Also be warned of the virus in baby ferrets. Make sure they all have good hygiene. Growing ferrets are the only animals capable of catching colds, flu and pneumonia, so warn your family never to touch them if they have them. Symptoms include constant sneezing and a runny nose with rapid breathing and lethargy. Use oral antibiotics as recommended.
Also check for any other faults in your growing ferrets. Are they deaf, do they have a lower jaw, do they have cataracts or a heart defect? Try making a sound assessment from a ferret. Once they ignore these rattle distractions, it can be very problematic.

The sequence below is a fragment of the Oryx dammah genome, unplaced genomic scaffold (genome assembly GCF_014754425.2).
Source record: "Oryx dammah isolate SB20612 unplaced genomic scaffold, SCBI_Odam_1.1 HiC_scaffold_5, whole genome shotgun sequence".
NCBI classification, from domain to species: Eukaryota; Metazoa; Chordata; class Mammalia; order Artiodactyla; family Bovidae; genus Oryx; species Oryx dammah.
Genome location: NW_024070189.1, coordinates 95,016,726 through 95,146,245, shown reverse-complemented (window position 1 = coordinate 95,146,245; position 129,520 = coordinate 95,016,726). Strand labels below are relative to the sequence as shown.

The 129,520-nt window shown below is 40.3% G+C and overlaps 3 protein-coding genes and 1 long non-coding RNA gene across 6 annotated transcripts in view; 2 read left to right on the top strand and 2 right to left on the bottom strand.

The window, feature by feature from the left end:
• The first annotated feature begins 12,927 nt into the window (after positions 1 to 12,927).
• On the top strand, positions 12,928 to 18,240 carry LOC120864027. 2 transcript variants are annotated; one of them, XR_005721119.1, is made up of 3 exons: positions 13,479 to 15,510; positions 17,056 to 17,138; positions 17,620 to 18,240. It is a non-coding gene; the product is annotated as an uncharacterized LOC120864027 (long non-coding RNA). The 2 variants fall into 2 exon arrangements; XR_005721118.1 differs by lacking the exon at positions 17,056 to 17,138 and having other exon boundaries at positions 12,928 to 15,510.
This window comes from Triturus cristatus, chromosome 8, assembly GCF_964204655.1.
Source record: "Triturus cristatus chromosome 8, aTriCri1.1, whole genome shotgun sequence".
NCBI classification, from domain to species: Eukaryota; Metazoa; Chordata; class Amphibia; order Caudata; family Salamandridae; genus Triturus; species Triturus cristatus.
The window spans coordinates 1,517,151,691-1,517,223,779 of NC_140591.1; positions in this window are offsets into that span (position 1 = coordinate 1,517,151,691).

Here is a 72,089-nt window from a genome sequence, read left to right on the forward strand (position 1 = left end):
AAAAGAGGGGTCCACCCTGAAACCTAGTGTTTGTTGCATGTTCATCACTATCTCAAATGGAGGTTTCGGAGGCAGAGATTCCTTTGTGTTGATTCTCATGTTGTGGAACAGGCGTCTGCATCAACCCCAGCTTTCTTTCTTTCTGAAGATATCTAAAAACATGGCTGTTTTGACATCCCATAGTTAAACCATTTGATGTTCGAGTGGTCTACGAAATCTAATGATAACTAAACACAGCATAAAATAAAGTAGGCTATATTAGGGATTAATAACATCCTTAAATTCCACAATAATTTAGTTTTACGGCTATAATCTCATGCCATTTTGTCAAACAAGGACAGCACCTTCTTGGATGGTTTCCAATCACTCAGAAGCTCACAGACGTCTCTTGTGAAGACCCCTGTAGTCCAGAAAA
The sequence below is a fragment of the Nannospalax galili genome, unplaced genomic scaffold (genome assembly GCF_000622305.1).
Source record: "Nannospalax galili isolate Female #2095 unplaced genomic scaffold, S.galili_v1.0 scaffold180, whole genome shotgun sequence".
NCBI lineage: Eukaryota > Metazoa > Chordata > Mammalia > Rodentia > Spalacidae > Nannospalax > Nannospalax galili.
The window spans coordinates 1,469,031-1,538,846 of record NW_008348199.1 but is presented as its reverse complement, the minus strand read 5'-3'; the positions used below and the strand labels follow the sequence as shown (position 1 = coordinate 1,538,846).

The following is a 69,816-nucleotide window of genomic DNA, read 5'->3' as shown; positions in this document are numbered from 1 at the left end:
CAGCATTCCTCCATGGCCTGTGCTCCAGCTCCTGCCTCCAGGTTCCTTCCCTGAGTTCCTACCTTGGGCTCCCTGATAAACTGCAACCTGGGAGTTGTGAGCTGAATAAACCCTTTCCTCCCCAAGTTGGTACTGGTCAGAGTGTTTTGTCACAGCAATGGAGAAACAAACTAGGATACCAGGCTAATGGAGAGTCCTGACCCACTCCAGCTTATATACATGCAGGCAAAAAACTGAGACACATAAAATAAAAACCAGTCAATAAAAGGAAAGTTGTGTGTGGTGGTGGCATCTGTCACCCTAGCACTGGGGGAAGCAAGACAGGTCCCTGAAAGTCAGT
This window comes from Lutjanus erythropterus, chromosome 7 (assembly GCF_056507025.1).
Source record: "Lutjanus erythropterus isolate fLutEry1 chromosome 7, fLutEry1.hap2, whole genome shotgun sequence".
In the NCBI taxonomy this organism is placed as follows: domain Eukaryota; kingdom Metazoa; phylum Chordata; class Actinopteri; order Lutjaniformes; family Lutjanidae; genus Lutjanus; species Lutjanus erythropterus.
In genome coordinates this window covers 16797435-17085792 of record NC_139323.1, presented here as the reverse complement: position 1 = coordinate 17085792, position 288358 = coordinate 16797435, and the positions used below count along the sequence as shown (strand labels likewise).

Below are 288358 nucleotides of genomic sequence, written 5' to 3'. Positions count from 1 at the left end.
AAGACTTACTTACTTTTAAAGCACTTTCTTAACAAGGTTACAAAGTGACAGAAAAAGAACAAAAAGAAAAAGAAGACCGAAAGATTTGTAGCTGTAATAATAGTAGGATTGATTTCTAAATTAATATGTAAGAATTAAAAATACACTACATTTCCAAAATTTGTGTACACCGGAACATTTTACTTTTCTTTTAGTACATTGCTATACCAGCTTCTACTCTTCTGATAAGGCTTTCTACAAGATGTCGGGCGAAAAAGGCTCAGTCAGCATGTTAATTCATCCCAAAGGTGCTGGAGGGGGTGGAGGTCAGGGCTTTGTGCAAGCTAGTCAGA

Teach them to socialize from their first month. They may not be seeing very well yet, but this is the time when they are most receptive to love, learning, and affection. Maintain physical contact with the baby ferret no less than 6 times a day for 5-10 minutes. If you don’t, expect them to prolong their “pinch phase”, which is bad. When he tries to bite, pet him gently and clearly say NO. Never punish them or physically hurt them. Children in the home should always be supervised when handling baby ferrets.
Never ignore them because ferrets, from their growth stage to adulthood, need lots of cuddles and cuddles. Most baby ferrets sleep frequently as they should, so never worry if they’ve been sleeping all day.